March 3, 2022

Watch Your Step

By Glenn

Escalators are a modern marvel.  The English word is derived from the word, escalade, meaning to climb.  An escalator actually takes the effort out of climbing. They are a welcome sight in a mall or a subway station.

Unfortunately, there are times in life when an escalator is not welcome.  Sometimes we make decisions with unforeseen consequences.  We step on a path, and we lose control.

During the Cold War (1947-1991), American and Soviet leaders were very careful not to step on an escalator.  Most of these men lived through World War One and World War Two.  They saw conflicts escalate quickly.

Cold War leaders understood that escalation meant MAD, or Mutually Assured Destruction.  Both sides had nuclear weapons and threatened to use them if attacked. 

Hiroshima 6 August 1945

MAD encouraged the Americans and the Soviets to avoid direct conflict.  Each Superpower had a free hand in their own sphere of influence.  For the United States, this meant shepherding a democratic, free market system in Western Europe.  For the Soviet Union, this meant imposing a totalitarian, command economy in Eastern Europe.

In other areas of the world, both sides used proxies to undermine their opponents.  The Soviets famously supported the North Vietnamese against the Americans.  The Americans funded the Mujahedeen to fight against the Soviet occupation of Afghanistan. 

Soviets, however, invaded Eastern European countries twice to maintain control.  In 1956 they invaded Hungary, and then in 1968 Soviet tanks rolled into Czechoslovakia.  Both invasions prevented democratic reforms and kept the countries firmly in the Soviet Bloc.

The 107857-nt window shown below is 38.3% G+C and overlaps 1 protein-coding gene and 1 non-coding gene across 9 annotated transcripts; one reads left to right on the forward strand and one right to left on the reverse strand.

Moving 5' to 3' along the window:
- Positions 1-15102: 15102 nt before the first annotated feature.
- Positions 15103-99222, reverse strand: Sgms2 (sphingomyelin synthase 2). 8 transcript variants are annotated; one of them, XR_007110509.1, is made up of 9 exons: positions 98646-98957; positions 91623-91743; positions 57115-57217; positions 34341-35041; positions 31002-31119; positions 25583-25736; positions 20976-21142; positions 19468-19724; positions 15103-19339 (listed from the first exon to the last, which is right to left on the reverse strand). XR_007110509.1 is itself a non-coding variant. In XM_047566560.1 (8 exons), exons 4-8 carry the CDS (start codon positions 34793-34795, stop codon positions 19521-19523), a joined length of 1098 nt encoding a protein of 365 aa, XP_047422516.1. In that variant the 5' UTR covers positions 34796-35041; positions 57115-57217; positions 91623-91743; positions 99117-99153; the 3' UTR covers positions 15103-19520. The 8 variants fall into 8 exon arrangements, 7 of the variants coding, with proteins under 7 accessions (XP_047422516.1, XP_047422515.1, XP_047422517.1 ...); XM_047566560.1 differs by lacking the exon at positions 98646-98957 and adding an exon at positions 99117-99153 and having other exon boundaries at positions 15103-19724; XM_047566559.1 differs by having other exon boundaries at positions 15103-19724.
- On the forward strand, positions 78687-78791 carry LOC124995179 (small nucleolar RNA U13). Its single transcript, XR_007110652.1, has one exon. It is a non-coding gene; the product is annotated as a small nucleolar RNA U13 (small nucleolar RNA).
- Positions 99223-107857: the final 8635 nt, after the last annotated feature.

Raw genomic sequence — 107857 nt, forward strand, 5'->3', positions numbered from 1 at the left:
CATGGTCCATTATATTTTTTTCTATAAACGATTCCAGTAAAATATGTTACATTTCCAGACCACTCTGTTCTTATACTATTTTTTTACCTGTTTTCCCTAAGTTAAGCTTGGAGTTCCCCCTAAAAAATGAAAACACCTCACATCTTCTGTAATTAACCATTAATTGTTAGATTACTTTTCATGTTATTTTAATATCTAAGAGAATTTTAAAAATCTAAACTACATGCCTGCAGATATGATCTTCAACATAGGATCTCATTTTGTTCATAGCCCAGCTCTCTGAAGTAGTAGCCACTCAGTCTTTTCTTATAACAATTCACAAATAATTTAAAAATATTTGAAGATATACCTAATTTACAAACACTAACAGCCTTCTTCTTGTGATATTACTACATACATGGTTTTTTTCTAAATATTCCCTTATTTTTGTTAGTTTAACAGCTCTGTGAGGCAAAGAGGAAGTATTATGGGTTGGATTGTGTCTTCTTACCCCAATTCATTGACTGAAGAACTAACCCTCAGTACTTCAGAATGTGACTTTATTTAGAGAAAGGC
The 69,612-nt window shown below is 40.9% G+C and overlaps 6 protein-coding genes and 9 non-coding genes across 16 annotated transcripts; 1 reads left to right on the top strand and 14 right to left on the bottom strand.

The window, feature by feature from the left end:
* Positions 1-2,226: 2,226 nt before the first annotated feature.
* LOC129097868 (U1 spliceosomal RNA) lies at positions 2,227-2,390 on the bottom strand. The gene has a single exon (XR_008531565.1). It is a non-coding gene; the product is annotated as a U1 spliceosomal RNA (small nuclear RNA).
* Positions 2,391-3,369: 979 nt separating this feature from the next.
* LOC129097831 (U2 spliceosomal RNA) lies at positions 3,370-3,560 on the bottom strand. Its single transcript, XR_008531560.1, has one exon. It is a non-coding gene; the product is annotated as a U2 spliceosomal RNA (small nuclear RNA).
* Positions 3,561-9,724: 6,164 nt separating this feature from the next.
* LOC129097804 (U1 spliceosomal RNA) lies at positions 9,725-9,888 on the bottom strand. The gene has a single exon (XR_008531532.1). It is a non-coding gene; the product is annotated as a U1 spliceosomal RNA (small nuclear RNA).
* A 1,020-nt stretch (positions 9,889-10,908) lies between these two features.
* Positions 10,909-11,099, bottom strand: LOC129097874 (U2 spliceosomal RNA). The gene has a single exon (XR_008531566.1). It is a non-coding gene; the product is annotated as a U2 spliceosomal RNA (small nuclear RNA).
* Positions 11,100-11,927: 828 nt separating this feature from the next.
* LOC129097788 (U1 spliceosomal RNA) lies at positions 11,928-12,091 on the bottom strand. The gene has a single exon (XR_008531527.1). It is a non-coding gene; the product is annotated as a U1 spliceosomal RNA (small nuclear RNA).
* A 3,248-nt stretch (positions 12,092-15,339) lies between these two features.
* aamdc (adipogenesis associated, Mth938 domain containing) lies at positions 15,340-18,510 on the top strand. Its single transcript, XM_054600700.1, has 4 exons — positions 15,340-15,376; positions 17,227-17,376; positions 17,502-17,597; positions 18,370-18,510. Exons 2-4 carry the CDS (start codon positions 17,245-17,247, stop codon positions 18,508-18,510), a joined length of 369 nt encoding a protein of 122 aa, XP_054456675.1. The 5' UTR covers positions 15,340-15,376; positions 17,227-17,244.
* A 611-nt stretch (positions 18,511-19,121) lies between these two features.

Neither President Dwight Eisenhower nor Lyndon B. Johnson escalated the crisis.  The United States had already created the North Atlantic Treaty Organization (NATO) to contain the spread of communism.  Its mission did not include attacking the Soviet Union.  A direct fight would have been MAD.

The world changed in 1989.  The General Secretary of the Communist Party of the Soviet Union, Mikhail Gorbachev, withdrew Soviet troops from Afghanistan and refused to intervene when Eastern European nationalists asserted their independence. 

Gorbachev’s decisions were so unpopular among the Soviet generals and party elite; they orchestrated a coup and deposed him.  By this time, the coup was too late.  The Soviet regime crumbled under mounting nationalist pressures inside the Soviet Union.

American and Western European leaders collectively stood up to the Soviets during the Cold War.  They contained the spread of communism and avoided Armageddon.   Our generation can do the same, but we need to avoid stepping on the escalator.  Reaching the top would be MAD.

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